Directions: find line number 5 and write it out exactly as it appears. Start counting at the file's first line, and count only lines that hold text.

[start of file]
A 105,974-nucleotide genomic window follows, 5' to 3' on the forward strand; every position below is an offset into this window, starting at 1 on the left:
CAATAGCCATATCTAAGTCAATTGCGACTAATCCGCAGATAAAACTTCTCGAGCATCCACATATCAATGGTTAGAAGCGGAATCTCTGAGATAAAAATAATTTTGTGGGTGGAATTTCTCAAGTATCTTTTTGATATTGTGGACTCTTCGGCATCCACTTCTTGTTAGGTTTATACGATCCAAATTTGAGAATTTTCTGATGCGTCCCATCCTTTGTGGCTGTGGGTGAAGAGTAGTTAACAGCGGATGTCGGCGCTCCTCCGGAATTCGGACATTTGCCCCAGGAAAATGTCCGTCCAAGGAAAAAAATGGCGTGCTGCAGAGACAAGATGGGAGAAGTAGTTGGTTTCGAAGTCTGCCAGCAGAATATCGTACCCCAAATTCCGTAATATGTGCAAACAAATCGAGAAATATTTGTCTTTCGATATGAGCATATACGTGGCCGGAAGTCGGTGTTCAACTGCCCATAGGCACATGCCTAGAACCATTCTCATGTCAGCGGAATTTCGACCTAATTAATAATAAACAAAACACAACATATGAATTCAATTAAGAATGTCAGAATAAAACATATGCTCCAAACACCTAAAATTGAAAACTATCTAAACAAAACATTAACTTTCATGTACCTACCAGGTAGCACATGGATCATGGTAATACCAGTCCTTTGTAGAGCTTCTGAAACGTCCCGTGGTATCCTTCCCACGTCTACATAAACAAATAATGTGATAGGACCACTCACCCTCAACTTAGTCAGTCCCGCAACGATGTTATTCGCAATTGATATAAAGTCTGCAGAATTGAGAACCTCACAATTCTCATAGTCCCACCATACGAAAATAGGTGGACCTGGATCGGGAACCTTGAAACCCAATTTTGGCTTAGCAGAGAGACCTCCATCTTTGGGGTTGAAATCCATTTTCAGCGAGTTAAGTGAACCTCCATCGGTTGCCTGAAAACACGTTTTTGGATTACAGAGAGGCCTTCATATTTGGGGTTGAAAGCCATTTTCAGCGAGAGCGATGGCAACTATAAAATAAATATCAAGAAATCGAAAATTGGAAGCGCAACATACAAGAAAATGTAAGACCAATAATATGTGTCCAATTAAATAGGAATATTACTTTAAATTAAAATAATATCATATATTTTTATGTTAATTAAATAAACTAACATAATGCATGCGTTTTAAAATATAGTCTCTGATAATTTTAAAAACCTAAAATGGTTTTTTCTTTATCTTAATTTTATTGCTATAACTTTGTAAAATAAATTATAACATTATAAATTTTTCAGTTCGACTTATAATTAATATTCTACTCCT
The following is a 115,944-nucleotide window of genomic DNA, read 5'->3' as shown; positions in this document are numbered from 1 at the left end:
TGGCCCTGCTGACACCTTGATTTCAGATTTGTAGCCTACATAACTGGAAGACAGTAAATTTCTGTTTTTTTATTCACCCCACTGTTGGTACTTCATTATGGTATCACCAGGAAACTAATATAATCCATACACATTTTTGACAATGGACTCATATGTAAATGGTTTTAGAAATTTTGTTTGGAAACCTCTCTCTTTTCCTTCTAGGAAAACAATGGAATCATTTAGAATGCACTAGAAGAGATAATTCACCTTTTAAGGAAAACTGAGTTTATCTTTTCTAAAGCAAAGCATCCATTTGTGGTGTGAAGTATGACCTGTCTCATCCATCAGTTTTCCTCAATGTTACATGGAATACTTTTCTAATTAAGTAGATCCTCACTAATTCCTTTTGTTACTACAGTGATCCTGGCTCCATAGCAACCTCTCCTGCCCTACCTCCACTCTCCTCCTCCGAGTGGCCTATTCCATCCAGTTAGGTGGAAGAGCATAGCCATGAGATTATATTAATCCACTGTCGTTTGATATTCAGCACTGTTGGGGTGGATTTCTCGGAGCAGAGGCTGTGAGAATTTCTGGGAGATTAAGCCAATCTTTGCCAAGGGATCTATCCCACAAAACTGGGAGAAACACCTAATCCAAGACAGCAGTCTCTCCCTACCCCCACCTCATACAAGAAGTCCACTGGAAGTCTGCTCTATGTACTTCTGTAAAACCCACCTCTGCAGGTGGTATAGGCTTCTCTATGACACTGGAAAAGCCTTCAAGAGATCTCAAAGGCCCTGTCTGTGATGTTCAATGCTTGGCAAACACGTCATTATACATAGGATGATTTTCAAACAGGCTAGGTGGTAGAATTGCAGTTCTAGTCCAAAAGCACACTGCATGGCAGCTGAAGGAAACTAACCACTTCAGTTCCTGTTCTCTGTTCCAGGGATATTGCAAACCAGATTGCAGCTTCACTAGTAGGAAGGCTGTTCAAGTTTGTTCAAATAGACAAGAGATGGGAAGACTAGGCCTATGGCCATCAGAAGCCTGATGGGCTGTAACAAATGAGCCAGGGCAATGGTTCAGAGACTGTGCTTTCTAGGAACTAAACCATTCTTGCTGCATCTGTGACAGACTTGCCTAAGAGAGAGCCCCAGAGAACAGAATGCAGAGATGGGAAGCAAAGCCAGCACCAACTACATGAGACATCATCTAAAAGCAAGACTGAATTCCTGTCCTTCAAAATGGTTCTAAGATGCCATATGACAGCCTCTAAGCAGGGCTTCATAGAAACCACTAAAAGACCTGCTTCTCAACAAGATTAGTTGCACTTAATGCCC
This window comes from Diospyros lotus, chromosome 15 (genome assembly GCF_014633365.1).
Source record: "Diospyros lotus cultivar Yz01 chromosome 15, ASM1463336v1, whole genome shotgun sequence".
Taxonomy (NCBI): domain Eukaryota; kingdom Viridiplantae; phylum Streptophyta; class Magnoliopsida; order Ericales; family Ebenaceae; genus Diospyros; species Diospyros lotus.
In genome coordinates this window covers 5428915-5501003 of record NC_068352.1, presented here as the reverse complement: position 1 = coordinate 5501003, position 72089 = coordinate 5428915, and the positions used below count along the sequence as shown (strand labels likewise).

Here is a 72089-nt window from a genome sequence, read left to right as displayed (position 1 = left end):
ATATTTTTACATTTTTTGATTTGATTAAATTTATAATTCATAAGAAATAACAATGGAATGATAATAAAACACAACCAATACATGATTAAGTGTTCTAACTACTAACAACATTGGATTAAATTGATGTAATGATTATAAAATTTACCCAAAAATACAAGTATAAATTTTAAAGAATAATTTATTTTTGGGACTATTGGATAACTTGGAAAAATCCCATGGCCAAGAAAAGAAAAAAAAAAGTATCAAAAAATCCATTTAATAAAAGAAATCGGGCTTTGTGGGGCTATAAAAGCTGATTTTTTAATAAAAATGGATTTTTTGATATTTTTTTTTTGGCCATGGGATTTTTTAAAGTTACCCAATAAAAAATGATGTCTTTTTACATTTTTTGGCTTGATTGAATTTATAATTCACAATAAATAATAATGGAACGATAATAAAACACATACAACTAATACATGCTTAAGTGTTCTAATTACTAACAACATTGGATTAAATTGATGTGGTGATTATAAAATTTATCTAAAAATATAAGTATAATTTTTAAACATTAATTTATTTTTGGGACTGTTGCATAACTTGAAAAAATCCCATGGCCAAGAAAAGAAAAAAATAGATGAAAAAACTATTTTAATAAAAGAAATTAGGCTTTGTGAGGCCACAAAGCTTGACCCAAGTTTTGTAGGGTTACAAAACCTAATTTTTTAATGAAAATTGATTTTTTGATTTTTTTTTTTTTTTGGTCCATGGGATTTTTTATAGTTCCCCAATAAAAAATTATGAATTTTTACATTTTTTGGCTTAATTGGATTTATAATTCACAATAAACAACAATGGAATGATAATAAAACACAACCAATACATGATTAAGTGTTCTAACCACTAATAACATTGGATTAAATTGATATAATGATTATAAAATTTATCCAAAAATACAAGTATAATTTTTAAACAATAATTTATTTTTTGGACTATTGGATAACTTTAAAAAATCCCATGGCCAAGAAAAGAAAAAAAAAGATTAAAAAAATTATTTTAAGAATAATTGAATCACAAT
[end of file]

This window comes from Diospyros lotus, chromosome 15 (genome assembly GCF_014633365.1).